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Determine Node package auditing workflows
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Descoped from T199004: RFC: Add a frontend build step to skins/extensions to our deploy process
Next step in the sequence: T257061: Evaluate the workflows and workload of managing a Node package repository

This ticket is about discussing package vetting practices, tooling and their output (libraryupgrader2).

NOTE: This is a placeholder ticket to lift this discussion from the parent RfC. It would be appreciated if a developer familiar with local practices and tooling could write a proper description and title.

Event Timeline

@Demian: Please add project tags - thanks.

Done. I'm in the dark with that, so I wasn't in a hurry to do so. I hope I found the right project.s
Note for the future: one comment will be enough. In fact, without comment I would have done once I figure out the projects.

Initial thoughts republished from wikitech-l:

100% review wouldn't be sustainable IMO (causing developer burnout very quickly), but looking for specific patterns exhibited in malicious packages could be a successful approach to increase trust in the audited code. Patterns like:

  • An unmaintained repo receiving an update, which is a common solution to inject malicious code.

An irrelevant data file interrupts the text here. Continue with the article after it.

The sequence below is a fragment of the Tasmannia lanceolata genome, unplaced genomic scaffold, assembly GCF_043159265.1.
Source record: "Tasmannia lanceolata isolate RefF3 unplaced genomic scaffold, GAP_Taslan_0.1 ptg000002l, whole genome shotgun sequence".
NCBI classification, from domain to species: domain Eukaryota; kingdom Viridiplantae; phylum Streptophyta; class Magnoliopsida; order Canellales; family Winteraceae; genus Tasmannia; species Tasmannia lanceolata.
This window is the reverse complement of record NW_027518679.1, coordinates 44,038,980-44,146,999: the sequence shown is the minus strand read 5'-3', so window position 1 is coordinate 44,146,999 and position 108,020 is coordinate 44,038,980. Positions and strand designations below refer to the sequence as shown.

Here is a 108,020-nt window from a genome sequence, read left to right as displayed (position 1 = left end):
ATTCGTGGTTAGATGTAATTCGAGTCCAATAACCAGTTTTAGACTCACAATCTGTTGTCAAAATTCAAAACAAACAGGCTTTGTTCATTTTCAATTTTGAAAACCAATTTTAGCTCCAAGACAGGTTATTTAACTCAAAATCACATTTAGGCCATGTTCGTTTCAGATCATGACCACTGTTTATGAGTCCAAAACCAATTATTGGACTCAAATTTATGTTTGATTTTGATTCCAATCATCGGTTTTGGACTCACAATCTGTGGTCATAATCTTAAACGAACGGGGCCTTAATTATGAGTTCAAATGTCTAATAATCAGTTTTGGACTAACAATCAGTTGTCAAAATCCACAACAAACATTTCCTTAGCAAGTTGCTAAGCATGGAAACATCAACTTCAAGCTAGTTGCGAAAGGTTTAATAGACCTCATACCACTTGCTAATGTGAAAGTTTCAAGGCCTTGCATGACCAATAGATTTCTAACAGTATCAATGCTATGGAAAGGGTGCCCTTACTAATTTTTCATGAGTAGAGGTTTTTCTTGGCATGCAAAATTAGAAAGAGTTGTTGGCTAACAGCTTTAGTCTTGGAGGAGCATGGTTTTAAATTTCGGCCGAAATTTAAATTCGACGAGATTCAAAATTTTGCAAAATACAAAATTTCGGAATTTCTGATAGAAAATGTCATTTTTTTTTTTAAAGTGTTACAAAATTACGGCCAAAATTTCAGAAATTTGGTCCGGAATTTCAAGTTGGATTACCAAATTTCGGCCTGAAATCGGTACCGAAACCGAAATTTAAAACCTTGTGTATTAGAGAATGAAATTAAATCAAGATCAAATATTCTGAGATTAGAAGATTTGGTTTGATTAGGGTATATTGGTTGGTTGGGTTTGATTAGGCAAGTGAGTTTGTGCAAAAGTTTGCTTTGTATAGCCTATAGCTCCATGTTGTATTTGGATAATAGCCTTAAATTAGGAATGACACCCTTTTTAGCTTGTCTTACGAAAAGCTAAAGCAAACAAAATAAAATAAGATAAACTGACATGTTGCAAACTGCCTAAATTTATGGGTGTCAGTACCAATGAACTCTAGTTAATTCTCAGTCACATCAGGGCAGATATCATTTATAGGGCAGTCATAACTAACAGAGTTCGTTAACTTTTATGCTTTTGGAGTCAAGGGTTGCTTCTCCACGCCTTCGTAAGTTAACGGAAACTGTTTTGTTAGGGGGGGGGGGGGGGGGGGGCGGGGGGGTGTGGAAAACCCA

• New packages added to the dependency tree.

An interesting article in this regard:
The repo of former malicious packages is also worth mentioning: npm-zoo

I think a 2 stage deployment process would increase security:

  1. An auditing package repository with all the updates to be vetted. This would be used in sandboxed environments to expose updates to developers, who could notice outstanding behavior, warning signs.
  2. A stable package repository for CI and not sandboxed environments.

The review process:

  1. The auditing repo only includes packages used in WMF projects.
  2. Package versions need to be greenlighted for auditing too. This is preceded by a basic check of the validity of that version to look for eg. injections using stolen credential, but code is only reviewed if suspicious, eg. new packages, unexpected updates.
  3. Package versions would stay in this stage for some time (eg. 2 weeks), depending on the package and urgency.
  4. A changelog in the auditing repo tracks the newest updates, informing developers about what packages to pay attention to.
  5. One of the developers dedicated to package vetting does a deeper review of the code. This should be aided by heuristic tools.
  6. When confidence in a version is built, that version is greenlighted for the stable repo.